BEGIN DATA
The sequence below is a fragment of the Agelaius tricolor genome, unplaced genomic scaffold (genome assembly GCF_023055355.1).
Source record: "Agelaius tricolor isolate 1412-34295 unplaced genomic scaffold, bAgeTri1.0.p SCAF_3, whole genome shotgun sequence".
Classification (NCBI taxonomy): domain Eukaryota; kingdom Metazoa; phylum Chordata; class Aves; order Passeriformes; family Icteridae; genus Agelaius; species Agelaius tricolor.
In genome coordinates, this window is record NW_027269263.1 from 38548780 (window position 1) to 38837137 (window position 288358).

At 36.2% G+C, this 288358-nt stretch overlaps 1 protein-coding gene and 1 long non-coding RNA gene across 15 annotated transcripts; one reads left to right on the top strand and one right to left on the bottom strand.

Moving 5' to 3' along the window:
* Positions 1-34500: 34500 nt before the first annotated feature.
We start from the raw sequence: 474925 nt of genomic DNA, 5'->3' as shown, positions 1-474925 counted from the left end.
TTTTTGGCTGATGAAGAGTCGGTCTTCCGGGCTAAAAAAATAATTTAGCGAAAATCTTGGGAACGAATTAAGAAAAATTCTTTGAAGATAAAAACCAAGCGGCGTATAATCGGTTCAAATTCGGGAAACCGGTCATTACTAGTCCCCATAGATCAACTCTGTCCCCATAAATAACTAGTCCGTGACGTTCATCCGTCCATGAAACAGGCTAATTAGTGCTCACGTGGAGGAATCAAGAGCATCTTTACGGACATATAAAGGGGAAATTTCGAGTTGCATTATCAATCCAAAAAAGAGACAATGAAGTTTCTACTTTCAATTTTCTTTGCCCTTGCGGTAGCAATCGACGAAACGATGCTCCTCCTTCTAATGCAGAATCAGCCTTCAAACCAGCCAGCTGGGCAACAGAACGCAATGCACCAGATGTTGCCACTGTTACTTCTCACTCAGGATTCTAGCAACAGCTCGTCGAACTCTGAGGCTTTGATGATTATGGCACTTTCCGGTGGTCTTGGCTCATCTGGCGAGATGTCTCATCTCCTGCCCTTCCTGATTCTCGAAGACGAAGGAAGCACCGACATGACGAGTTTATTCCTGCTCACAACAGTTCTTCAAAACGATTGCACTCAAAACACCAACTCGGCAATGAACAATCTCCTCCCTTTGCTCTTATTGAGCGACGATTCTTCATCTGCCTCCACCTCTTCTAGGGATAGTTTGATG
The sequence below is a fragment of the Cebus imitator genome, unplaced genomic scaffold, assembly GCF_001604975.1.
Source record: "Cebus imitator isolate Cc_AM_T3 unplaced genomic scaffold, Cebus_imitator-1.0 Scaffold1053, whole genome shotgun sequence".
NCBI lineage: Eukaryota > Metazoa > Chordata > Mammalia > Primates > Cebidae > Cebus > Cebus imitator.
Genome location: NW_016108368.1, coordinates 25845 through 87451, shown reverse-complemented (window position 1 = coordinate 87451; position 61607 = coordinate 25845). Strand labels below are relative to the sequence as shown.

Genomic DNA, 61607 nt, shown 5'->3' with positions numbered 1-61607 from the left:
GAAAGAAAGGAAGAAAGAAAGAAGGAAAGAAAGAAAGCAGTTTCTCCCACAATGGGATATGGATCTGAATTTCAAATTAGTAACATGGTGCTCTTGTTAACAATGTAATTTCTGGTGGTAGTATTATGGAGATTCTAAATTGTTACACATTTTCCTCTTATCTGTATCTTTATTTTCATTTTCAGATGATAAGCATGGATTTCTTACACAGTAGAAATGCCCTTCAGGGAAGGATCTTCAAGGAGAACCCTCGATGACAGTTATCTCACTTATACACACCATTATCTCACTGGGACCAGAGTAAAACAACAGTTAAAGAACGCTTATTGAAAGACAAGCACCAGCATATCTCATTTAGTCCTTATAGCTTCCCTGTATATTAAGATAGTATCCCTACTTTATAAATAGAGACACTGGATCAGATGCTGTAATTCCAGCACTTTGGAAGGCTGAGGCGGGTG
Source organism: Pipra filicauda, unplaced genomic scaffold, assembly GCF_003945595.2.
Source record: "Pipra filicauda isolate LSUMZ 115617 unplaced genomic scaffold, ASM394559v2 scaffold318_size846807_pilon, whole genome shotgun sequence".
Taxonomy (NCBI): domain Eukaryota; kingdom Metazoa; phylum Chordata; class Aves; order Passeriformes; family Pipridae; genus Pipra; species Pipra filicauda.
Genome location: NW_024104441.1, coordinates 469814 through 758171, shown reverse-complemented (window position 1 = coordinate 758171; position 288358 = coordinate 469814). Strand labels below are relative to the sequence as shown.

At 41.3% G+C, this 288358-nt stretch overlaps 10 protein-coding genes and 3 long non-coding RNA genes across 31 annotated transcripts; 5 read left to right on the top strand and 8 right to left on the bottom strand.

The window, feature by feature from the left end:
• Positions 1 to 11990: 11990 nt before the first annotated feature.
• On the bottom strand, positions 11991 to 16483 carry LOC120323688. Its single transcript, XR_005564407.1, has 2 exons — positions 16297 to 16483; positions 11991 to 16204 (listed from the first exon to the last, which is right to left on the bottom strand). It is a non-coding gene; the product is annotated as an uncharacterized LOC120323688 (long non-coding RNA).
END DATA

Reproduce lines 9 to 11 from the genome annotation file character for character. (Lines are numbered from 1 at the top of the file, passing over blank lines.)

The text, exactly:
TTTTTGGCTGATGAAGAGTCGGTCTTCCGGGCTAAAAAAATAATTTAGCGAAAATCTTGGGAACGAATTAAGAAAAATTCTTTGAAGATAAAAACCAAGCGGCGTATAATCGGTTCAAATTCGGGAAACCGGTCATTACTAGTCCCCATAGATCAACTCTGTCCCCATAAATAACTAGTCCGTGACGTTCATCCGTCCATGAAACAGGCTAATTAGTGCTCACGTGGAGGAATCAAGAGCATCTTTACGGACATATAAAGGGGAAATTTCGAGTTGCATTATCAATCCAAAAAAGAGACAATGAAGTTTCTACTTTCAATTTTCTTTGCCCTTGCGGTAGCAATCGACGAAACGATGCTCCTCCTTCTAATGCAGAATCAGCCTTCAAACCAGCCAGCTGGGCAACAGAACGCAATGCACCAGATGTTGCCACTGTTACTTCTCACTCAGGATTCTAGCAACAGCTCGTCGAACTCTGAGGCTTTGATGATTATGGCACTTTCCGGTGGTCTTGGCTCATCTGGCGAGATGTCTCATCTCCTGCCCTTCCTGATTCTCGAAGACGAAGGAAGCACCGACATGACGAGTTTATTCCTGCTCACAACAGTTCTTCAAAACGATTGCACTCAAAACACCAACTCGGCAATGAACAATCTCCTCCCTTTGCTCTTATTGAGCGACGATTCTTCATCTGCCTCCACCTCTTCTAGGGATAGTTTGATG
The sequence below is a fragment of the Cebus imitator genome, unplaced genomic scaffold, assembly GCF_001604975.1.
Source record: "Cebus imitator isolate Cc_AM_T3 unplaced genomic scaffold, Cebus_imitator-1.0 Scaffold1053, whole genome shotgun sequence".